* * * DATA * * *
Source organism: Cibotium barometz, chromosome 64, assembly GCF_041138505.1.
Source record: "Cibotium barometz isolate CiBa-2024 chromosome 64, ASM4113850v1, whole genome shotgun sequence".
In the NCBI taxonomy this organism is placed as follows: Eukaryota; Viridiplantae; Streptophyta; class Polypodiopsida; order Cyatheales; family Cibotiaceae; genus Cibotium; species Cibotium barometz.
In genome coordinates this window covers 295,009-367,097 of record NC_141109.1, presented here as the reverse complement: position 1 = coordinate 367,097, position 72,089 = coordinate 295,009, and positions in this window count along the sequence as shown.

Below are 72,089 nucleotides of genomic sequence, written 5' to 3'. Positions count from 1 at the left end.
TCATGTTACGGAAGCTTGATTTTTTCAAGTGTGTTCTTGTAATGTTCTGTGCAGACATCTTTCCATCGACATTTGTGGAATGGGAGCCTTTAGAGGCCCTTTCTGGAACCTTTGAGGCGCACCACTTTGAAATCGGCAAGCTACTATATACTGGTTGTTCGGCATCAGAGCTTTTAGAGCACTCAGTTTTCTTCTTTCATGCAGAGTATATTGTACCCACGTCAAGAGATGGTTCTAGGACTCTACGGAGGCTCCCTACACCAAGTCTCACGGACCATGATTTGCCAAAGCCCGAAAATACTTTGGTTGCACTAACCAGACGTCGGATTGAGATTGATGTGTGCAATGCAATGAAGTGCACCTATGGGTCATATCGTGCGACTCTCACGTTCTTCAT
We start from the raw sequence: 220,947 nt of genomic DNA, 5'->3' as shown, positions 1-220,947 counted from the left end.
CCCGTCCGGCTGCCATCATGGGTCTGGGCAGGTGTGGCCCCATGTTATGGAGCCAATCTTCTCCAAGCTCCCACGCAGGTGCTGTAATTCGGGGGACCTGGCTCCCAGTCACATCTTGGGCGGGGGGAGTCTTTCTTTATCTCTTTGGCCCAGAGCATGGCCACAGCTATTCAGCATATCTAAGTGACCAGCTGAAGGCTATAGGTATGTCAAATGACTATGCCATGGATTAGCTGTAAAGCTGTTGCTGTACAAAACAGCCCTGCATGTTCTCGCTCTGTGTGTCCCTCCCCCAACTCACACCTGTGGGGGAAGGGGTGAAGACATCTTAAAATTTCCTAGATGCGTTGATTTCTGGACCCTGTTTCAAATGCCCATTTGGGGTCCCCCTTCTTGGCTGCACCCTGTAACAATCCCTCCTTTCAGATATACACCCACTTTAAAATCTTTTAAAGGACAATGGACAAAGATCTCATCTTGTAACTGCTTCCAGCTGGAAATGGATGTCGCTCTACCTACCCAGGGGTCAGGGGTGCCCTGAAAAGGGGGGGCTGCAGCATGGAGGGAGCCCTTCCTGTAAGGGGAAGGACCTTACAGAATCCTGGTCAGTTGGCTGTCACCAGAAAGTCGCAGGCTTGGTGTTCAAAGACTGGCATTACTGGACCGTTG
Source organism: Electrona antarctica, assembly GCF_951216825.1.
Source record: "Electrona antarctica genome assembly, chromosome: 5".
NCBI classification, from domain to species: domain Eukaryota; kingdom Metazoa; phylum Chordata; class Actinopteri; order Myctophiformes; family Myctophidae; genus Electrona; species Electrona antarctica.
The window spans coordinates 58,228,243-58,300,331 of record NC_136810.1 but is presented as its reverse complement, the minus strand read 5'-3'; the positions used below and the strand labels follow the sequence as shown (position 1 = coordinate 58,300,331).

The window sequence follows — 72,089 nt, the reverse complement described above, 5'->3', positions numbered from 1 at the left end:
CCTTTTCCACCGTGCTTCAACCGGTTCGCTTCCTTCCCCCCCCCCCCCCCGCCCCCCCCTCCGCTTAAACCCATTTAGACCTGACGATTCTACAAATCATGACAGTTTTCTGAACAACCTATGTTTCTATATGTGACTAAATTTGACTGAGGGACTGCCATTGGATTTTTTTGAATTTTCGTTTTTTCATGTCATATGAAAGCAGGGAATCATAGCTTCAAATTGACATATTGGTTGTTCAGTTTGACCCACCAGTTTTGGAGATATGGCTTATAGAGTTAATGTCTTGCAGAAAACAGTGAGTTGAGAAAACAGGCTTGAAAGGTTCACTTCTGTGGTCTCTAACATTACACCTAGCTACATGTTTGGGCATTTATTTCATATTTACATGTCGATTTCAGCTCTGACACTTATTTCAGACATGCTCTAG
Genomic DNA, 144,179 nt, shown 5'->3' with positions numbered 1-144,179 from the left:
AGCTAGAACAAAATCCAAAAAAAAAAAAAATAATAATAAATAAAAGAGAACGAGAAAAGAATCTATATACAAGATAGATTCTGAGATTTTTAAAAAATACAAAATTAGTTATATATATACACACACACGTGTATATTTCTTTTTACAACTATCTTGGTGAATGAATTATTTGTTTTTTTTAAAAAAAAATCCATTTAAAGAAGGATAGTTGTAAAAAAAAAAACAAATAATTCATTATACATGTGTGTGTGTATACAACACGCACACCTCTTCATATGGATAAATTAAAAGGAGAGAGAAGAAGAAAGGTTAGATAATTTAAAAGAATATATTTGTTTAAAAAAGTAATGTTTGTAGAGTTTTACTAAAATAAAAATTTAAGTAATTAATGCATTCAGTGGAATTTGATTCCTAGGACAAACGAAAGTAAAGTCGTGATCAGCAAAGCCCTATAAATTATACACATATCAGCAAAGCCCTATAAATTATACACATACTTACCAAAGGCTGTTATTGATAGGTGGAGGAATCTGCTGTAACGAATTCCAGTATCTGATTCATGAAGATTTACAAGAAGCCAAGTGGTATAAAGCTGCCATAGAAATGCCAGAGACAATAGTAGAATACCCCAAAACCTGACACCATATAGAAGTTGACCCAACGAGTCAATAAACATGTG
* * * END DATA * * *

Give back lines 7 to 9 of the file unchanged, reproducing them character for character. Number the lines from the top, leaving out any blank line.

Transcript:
We start from the raw sequence: 220,947 nt of genomic DNA, 5'->3' as shown, positions 1-220,947 counted from the left end.
CCCGTCCGGCTGCCATCATGGGTCTGGGCAGGTGTGGCCCCATGTTATGGAGCCAATCTTCTCCAAGCTCCCACGCAGGTGCTGTAATTCGGGGGACCTGGCTCCCAGTCACATCTTGGGCGGGGGGAGTCTTTCTTTATCTCTTTGGCCCAGAGCATGGCCACAGCTATTCAGCATATCTAAGTGACCAGCTGAAGGCTATAGGTATGTCAAATGACTATGCCATGGATTAGCTGTAAAGCTGTTGCTGTACAAAACAGCCCTGCATGTTCTCGCTCTGTGTGTCCCTCCCCCAACTCACACCTGTGGGGGAAGGGGTGAAGACATCTTAAAATTTCCTAGATGCGTTGATTTCTGGACCCTGTTTCAAATGCCCATTTGGGGTCCCCCTTCTTGGCTGCACCCTGTAACAATCCCTCCTTTCAGATATACACCCACTTTAAAATCTTTTAAAGGACAATGGACAAAGATCTCATCTTGTAACTGCTTCCAGCTGGAAATGGATGTCGCTCTACCTACCCAGGGGTCAGGGGTGCCCTGAAAAGGGGGGGCTGCAGCATGGAGGGAGCCCTTCCTGTAAGGGGAAGGACCTTACAGAATCCTGGTCAGTTGGCTGTCACCAGAAAGTCGCAGGCTTGGTGTTCAAAGACTGGCATTACTGGACCGTTG
Source organism: Electrona antarctica, assembly GCF_951216825.1.